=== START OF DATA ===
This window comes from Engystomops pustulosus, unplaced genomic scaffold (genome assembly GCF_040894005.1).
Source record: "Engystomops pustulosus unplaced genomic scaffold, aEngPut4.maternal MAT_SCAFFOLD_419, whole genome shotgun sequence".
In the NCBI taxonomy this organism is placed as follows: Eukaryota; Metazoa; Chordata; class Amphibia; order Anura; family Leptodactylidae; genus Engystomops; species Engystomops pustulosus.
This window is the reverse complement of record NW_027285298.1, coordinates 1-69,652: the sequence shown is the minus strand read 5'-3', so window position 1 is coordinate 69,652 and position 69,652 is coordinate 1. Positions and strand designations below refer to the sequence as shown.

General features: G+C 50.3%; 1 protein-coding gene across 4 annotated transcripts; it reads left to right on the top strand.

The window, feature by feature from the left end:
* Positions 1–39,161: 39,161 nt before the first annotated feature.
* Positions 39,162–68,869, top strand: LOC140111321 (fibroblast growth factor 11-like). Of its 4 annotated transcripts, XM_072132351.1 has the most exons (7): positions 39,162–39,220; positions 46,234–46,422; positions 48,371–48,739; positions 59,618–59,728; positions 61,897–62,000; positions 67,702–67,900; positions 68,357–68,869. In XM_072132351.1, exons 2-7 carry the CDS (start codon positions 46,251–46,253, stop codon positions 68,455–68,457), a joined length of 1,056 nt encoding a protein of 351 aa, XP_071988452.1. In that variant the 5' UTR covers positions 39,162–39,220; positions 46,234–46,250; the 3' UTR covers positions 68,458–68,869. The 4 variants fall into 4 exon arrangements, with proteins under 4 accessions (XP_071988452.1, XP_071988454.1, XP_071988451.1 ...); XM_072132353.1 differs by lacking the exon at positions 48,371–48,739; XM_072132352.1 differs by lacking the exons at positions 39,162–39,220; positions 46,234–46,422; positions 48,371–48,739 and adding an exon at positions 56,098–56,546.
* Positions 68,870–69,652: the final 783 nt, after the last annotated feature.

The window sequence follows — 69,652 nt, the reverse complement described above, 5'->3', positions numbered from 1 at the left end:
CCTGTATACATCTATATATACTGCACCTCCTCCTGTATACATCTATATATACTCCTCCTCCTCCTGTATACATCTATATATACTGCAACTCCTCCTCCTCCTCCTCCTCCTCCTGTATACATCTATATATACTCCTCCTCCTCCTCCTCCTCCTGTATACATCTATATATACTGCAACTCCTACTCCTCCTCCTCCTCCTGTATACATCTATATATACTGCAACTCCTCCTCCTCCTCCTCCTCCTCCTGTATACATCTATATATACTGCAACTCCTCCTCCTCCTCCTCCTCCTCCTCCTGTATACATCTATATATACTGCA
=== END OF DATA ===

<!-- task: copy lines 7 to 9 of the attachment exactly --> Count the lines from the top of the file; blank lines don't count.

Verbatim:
* Positions 1–39,161: 39,161 nt before the first annotated feature.
* Positions 39,162–68,869, top strand: LOC140111321 (fibroblast growth factor 11-like). Of its 4 annotated transcripts, XM_072132351.1 has the most exons (7): positions 39,162–39,220; positions 46,234–46,422; positions 48,371–48,739; positions 59,618–59,728; positions 61,897–62,000; positions 67,702–67,900; positions 68,357–68,869. In XM_072132351.1, exons 2-7 carry the CDS (start codon positions 46,251–46,253, stop codon positions 68,455–68,457), a joined length of 1,056 nt encoding a protein of 351 aa, XP_071988452.1. In that variant the 5' UTR covers positions 39,162–39,220; positions 46,234–46,250; the 3' UTR covers positions 68,458–68,869. The 4 variants fall into 4 exon arrangements, with proteins under 4 accessions (XP_071988452.1, XP_071988454.1, XP_071988451.1 ...); XM_072132353.1 differs by lacking the exon at positions 48,371–48,739; XM_072132352.1 differs by lacking the exons at positions 39,162–39,220; positions 46,234–46,422; positions 48,371–48,739 and adding an exon at positions 56,098–56,546.
* Positions 68,870–69,652: the final 783 nt, after the last annotated feature.